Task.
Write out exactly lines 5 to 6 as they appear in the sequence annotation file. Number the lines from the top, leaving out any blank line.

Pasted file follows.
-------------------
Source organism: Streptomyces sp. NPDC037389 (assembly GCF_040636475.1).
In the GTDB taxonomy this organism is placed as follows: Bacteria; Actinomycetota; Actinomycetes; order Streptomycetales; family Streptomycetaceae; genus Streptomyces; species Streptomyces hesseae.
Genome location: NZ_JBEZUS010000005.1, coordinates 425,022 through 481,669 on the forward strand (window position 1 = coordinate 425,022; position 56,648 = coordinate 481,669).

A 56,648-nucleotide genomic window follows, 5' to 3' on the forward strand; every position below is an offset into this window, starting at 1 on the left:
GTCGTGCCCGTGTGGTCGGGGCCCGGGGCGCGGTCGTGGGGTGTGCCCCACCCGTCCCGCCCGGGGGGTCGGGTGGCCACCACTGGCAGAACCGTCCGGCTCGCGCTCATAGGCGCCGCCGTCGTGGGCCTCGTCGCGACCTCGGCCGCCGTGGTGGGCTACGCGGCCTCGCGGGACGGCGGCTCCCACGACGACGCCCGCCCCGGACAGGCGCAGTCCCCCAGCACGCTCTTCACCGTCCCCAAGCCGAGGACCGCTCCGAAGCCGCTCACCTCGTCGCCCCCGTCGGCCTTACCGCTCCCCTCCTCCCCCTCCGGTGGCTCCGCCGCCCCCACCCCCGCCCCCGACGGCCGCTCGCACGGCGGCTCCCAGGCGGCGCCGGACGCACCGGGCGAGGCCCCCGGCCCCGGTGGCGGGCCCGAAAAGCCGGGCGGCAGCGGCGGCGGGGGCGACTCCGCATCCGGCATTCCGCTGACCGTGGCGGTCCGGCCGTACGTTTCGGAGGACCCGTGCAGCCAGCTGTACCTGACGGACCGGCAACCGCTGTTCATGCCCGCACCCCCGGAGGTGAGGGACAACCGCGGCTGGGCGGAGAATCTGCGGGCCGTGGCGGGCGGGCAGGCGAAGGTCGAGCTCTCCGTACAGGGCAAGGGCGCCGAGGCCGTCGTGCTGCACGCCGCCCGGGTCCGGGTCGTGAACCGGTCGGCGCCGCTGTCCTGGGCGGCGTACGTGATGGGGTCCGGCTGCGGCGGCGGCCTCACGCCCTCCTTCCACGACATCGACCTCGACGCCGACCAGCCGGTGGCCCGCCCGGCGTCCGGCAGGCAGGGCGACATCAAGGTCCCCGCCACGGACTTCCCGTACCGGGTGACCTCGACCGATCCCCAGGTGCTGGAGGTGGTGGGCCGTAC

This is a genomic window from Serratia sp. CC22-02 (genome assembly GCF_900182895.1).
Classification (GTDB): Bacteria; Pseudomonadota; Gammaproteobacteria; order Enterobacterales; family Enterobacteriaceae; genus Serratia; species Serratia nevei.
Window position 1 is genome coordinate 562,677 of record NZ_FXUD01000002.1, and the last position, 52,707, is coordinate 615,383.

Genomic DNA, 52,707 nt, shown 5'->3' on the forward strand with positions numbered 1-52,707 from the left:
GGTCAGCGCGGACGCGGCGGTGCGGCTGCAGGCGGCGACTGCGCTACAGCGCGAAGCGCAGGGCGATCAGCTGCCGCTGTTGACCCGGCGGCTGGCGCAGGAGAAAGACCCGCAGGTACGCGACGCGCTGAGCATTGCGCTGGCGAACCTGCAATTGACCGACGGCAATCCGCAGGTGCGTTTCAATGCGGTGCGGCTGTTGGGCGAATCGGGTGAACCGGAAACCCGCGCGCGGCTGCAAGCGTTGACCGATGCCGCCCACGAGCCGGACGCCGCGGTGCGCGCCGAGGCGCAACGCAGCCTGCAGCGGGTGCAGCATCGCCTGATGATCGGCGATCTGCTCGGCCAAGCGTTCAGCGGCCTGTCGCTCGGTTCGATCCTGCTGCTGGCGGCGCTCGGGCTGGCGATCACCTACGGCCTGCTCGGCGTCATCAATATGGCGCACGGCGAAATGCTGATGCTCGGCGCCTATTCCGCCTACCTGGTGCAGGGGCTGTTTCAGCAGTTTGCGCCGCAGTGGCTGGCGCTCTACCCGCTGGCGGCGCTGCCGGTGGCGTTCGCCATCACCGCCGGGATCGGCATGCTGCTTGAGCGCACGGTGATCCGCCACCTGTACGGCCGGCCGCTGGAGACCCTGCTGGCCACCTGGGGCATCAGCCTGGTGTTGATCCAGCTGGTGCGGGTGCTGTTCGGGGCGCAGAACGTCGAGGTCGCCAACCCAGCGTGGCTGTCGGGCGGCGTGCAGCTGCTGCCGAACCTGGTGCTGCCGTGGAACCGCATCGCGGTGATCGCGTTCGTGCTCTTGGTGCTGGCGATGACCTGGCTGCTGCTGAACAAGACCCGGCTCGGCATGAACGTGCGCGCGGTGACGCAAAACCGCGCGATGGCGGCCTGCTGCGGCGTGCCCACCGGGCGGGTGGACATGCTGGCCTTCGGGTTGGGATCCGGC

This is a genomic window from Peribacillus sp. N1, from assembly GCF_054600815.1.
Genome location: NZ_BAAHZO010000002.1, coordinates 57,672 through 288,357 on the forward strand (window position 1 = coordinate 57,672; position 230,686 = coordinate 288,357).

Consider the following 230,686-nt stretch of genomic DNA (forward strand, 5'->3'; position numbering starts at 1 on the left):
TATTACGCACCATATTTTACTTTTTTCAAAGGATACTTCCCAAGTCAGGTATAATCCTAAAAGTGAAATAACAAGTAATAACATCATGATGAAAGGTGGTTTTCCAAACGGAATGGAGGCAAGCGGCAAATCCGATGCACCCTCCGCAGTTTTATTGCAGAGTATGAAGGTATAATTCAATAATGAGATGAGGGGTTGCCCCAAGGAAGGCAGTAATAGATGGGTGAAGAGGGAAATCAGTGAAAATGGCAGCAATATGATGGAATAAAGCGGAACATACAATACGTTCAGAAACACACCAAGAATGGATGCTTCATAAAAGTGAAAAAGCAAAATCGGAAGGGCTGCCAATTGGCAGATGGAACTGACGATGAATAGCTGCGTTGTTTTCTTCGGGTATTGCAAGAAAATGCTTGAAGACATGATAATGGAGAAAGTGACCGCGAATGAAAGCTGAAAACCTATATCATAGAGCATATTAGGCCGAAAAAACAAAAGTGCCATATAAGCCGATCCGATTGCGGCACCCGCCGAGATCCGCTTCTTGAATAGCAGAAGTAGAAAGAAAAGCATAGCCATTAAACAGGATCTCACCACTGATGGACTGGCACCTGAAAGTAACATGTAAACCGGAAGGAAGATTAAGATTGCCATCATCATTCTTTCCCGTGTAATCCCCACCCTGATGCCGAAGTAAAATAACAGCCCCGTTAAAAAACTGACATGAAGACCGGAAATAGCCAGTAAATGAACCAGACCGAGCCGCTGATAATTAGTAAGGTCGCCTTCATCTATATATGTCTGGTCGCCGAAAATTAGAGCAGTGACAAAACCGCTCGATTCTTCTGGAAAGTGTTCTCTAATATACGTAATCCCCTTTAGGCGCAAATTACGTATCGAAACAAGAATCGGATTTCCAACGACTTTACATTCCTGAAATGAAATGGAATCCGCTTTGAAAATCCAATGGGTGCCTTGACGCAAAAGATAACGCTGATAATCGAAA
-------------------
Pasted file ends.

GTCGTGCCCGTGTGGTCGGGGCCCGGGGCGCGGTCGTGGGGTGTGCCCCACCCGTCCCGCCCGGGGGGTCGGGTGGCCACCACTGGCAGAACCGTCCGGCTCGCGCTCATAGGCGCCGCCGTCGTGGGCCTCGTCGCGACCTCGGCCGCCGTGGTGGGCTACGCGGCCTCGCGGGACGGCGGCTCCCACGACGACGCCCGCCCCGGACAGGCGCAGTCCCCCAGCACGCTCTTCACCGTCCCCAAGCCGAGGACCGCTCCGAAGCCGCTCACCTCGTCGCCCCCGTCGGCCTTACCGCTCCCCTCCTCCCCCTCCGGTGGCTCCGCCGCCCCCACCCCCGCCCCCGACGGCCGCTCGCACGGCGGCTCCCAGGCGGCGCCGGACGCACCGGGCGAGGCCCCCGGCCCCGGTGGCGGGCCCGAAAAGCCGGGCGGCAGCGGCGGCGGGGGCGACTCCGCATCCGGCATTCCGCTGACCGTGGCGGTCCGGCCGTACGTTTCGGAGGACCCGTGCAGCCAGCTGTACCTGACGGACCGGCAACCGCTGTTCATGCCCGCACCCCCGGAGGTGAGGGACAACCGCGGCTGGGCGGAGAATCTGCGGGCCGTGGCGGGCGGGCAGGCGAAGGTCGAGCTCTCCGTACAGGGCAAGGGCGCCGAGGCCGTCGTGCTGCACGCCGCCCGGGTCCGGGTCGTGAACCGGTCGGCGCCGCTGTCCTGGGCGGCGTACGTGATGGGGTCCGGCTGCGGCGGCGGCCTCACGCCCTCCTTCCACGACATCGACCTCGACGCCGACCAGCCGGTGGCCCGCCCGGCGTCCGGCAGGCAGGGCGACATCAAGGTCCCCGCCACGGACTTCCCGTACCGGGTGACCTCGACCGATCCCCAGGTGCTGGAGGTGGTGGGCCGTAC

This is a genomic window from Serratia sp. CC22-02 (genome assembly GCF_900182895.1).